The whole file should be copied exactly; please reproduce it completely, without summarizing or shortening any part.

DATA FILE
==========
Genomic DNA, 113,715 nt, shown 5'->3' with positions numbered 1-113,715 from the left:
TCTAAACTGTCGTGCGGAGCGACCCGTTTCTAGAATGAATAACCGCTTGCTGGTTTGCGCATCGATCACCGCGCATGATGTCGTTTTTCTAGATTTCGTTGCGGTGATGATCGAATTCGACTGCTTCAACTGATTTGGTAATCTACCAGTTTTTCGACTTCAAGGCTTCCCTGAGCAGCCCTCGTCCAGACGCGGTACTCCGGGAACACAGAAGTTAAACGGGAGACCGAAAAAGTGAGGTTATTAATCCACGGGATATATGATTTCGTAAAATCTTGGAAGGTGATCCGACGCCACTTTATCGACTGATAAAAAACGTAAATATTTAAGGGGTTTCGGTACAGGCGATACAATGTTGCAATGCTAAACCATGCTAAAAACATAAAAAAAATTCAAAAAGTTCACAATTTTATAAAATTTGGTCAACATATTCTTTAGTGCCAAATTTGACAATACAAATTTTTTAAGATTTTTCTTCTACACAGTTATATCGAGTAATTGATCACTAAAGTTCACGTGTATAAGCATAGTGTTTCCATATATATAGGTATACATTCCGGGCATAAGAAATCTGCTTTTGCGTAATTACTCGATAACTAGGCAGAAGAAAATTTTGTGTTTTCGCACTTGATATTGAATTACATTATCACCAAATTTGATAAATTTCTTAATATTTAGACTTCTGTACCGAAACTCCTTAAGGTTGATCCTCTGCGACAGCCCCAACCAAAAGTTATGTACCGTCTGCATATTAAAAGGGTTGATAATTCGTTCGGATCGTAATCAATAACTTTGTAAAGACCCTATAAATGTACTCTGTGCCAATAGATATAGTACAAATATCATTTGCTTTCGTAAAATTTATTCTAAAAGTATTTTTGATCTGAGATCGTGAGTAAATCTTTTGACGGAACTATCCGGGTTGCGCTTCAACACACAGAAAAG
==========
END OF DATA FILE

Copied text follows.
Genomic DNA, 113,715 nt, shown 5'->3' with positions numbered 1-113,715 from the left:
TCTAAACTGTCGTGCGGAGCGACCCGTTTCTAGAATGAATAACCGCTTGCTGGTTTGCGCATCGATCACCGCGCATGATGTCGTTTTTCTAGATTTCGTTGCGGTGATGATCGAATTCGACTGCTTCAACTGATTTGGTAATCTACCAGTTTTTCGACTTCAAGGCTTCCCTGAGCAGCCCTCGTCCAGACGCGGTACTCCGGGAACACAGAAGTTAAACGGGAGACCGAAAAAGTGAGGTTATTAATCCACGGGATATATGATTTCGTAAAATCTTGGAAGGTGATCCGACGCCACTTTATCGACTGATAAAAAACGTAAATATTTAAGGGGTTTCGGTACAGGCGATACAATGTTGCAATGCTAAACCATGCTAAAAACATAAAAAAAATTCAAAAAGTTCACAATTTTATAAAATTTGGTCAACATATTCTTTAGTGCCAAATTTGACAATACAAATTTTTTAAGATTTTTCTTCTACACAGTTATATCGAGTAATTGATCACTAAAGTTCACGTGTATAAGCATAGTGTTTCCATATATATAGGTATACATTCCGGGCATAAGAAATCTGCTTTTGCGTAATTACTCGATAACTAGGCAGAAGAAAATTTTGTGTTTTCGCACTTGATATTGAATTACATTATCACCAAATTTGATAAATTTCTTAATATTTAGACTTCTGTACCGAAACTCCTTAAGGTTGATCCTCTGCGACAGCCCCAACCAAAAGTTATGTACCGTCTGCATATTAAAAGGGTTGATAATTCGTTCGGATCGTAATCAATAACTTTGTAAAGACCCTATAAATGTACTCTGTGCCAATAGATATAGTACAAATATCATTTGCTTTCGTAAAATTTATTCTAAAAGTATTTTTGATCTGAGATCGTGAGTAAATCTTTTGACGGAACTATCCGGGTTGCGCTTCAACACACAGAAAAG